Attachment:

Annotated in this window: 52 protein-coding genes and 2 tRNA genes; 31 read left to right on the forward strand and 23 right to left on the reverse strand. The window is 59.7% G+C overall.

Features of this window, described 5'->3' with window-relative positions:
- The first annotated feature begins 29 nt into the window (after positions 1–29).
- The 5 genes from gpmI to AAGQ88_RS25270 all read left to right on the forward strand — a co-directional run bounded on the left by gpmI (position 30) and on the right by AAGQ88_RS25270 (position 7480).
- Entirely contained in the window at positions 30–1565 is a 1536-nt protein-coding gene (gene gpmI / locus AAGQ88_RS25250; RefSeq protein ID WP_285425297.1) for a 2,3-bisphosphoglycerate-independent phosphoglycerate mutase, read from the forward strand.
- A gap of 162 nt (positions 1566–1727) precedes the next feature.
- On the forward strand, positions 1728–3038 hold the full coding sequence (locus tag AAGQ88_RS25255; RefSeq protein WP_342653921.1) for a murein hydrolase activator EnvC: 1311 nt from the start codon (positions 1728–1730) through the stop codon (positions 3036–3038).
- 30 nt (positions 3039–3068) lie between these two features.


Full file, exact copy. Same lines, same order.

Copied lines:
Annotated in this window: 52 protein-coding genes and 2 tRNA genes; 31 read left to right on the forward strand and 23 right to left on the reverse strand. The window is 59.7% G+C overall.

Features of this window, described 5'->3' with window-relative positions:
- The first annotated feature begins 29 nt into the window (after positions 1–29).
- The 5 genes from gpmI to AAGQ88_RS25270 all read left to right on the forward strand — a co-directional run bounded on the left by gpmI (position 30) and on the right by AAGQ88_RS25270 (position 7480).
- Entirely contained in the window at positions 30–1565 is a 1536-nt protein-coding gene (gene gpmI / locus AAGQ88_RS25250; RefSeq protein ID WP_285425297.1) for a 2,3-bisphosphoglycerate-independent phosphoglycerate mutase, read from the forward strand.
- A gap of 162 nt (positions 1566–1727) precedes the next feature.
- On the forward strand, positions 1728–3038 hold the full coding sequence (locus tag AAGQ88_RS25255; RefSeq protein WP_342653921.1) for a murein hydrolase activator EnvC: 1311 nt from the start codon (positions 1728–1730) through the stop codon (positions 3036–3038).
- 30 nt (positions 3039–3068) lie between these two features.